Claire Reid was the craft judge stating precise skill was very evident – the entries were judged on the skill of the craftsperson, not just their aesthetic qualities. Claire also noted contributors to the show continue to display ever improving skills.
The winners were:
Fibres.Threads and Beads Award was awarded to Margaret Blackburn from Burramine South with a mauve crochet beaded milk jug cover. “This piece is exquisitely delicate and precise”.
Quilt Award was awarded to Ann Fagan from Katunga. Tribute to William. The quilt is a tribute
 To William a fabric and furnishings designer. Ann has used elements of his designs with close attention to detail in maintaining points and seam intersections.
Craft Award was awarded to Vita Janssens from Koonoomoo with “Violet China Painted Plate”. “A delicate combination of back and foreground elements as well as a subtle wash”.
Best Craft Entry was awarded to Ann Fagan for her quilt “Tribute to William”.
Chairman of the Art & Craft Committee of the Rotary Club of Numurkah said “the club was incredibly pleased with the standard of work on display and the attendance numbers during the weekend. A team effort from members ensured the exhibition was such a success under COVID requirements”.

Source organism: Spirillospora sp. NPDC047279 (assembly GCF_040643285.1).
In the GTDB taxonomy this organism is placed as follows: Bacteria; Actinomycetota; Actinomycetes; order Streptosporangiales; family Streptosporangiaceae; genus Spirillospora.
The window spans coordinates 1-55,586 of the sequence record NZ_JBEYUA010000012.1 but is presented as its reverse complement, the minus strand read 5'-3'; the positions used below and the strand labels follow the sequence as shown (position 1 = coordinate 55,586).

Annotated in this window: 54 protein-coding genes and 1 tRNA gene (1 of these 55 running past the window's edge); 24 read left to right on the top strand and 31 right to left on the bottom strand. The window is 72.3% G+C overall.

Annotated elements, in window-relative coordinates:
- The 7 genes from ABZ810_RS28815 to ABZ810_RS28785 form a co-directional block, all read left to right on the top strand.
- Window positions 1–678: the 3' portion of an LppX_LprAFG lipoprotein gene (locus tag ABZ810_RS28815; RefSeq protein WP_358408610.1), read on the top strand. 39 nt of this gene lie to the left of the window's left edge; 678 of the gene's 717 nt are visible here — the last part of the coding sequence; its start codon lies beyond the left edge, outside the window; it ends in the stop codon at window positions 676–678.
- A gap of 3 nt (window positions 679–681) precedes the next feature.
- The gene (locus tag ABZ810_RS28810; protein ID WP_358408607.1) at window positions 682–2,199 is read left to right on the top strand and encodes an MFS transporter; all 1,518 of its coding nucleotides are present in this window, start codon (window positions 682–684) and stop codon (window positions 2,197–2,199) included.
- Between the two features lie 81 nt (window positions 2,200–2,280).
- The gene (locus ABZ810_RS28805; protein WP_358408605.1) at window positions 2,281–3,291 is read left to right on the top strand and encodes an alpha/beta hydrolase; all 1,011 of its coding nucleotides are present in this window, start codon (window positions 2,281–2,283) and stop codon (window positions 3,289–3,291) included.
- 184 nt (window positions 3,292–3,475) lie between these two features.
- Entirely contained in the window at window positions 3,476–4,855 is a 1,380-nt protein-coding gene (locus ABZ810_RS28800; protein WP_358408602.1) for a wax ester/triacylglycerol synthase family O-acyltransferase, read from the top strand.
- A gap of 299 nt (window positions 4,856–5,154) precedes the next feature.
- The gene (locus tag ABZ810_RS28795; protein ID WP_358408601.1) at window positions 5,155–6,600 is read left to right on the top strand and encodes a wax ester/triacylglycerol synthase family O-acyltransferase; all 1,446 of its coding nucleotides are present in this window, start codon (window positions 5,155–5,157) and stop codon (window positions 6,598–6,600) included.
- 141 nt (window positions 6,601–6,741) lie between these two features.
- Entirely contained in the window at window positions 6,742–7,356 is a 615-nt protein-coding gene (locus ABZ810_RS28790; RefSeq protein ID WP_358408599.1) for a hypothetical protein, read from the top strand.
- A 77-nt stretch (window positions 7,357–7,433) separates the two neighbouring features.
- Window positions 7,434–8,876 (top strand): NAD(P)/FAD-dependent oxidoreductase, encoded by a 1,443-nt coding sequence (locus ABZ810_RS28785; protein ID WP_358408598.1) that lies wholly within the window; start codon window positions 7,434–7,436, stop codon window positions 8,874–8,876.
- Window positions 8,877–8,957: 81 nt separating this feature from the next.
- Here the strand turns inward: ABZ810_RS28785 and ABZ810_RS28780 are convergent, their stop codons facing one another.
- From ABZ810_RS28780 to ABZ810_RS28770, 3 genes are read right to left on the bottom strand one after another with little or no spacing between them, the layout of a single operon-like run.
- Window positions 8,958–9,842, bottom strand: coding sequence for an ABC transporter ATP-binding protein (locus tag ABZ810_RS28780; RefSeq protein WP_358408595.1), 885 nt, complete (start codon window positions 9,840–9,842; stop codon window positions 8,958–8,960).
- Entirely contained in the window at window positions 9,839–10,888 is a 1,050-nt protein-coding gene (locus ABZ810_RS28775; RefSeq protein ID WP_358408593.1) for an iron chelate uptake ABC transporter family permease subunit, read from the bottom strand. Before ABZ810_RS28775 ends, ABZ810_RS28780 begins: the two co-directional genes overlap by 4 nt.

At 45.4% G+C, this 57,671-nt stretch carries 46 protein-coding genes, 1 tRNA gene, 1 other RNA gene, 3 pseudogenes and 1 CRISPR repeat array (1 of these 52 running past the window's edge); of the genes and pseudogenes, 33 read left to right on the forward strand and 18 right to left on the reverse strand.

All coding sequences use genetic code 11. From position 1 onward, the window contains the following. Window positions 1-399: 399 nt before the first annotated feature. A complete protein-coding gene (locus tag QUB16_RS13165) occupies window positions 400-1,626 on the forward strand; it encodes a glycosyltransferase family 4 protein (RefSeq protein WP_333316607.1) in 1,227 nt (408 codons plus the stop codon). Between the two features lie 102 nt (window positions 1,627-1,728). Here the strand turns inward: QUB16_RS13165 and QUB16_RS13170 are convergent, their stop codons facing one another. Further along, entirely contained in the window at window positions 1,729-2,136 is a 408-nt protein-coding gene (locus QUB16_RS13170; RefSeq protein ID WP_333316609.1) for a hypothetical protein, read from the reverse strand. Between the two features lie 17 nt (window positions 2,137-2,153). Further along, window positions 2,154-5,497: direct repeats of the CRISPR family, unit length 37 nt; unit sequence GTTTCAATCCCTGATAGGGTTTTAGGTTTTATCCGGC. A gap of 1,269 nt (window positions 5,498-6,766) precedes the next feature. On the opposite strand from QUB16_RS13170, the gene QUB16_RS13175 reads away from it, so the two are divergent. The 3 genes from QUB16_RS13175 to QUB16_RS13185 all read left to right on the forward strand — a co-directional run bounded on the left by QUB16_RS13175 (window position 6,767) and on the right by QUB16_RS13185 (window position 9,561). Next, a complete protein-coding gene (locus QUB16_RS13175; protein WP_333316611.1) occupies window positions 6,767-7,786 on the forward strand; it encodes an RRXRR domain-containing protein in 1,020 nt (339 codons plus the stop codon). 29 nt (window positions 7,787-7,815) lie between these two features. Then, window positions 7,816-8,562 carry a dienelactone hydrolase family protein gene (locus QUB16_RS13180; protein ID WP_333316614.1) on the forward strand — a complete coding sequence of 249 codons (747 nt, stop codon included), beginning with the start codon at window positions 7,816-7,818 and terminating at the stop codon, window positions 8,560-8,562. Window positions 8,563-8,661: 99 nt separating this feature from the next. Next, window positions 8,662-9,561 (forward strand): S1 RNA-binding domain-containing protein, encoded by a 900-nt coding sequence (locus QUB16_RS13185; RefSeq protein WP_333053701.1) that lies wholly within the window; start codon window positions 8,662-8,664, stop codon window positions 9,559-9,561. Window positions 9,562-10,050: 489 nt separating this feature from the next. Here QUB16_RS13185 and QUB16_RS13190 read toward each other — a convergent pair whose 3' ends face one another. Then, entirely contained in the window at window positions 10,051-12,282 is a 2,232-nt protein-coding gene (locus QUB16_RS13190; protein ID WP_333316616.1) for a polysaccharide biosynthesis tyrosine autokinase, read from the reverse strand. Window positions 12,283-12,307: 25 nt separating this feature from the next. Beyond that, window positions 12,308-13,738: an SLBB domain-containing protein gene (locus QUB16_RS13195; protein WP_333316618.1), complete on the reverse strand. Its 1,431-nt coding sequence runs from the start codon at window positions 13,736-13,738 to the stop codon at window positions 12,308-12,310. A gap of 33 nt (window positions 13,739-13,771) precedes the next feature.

Peter Heard spoke to the club on "The Worlds' Longest Taxi Fare" an account of his grandfathers brother Charlie Heard driving Miss Ada Beal and two companions to Darwin and back in 1930.
Charlie Heard was born in Rochester and at 18 served with AIF in France, settled in Geelong in 1928 and established a taxi business in 1930 with a Hudson tourer.
Accepting the fare, Charlie modified the car by fitting extra tanks for petrol and water, spare parts and coconut matting.
Departed June 30, ladies had shopping excursions at every stop. In Port August Charlie fitted extra springs, staying overnight at hotels, stations or set up camp. Charlie had organised petrol to be at designated spots during the trip, and used a compass to keep on course. 
By the time they reached Alice Springs, people had heard, by bush telegraph, of the excursion, and came out to greet them.
Katherine to Darwin usually undertaken by rail, but Charlie decided to continue by car. Reached Darwin with hot baths and comfortable beds. After several days commenced return trip via Brisbane and Sydney.
On fifth day reached NT, Queensland border, then onto Brisbane and the east coast. Travelling along the Pacific Highway to Sydney Final leg through Gippsland to Melbourne and Geelong.
The Hudson weighed 3 tons, travelled 7,003 miles, used 505 gallons of petrol and only had one puncture over the trip lasting 3 months.
Out of proceeds Charlie purchased a garage, passing away in 1951.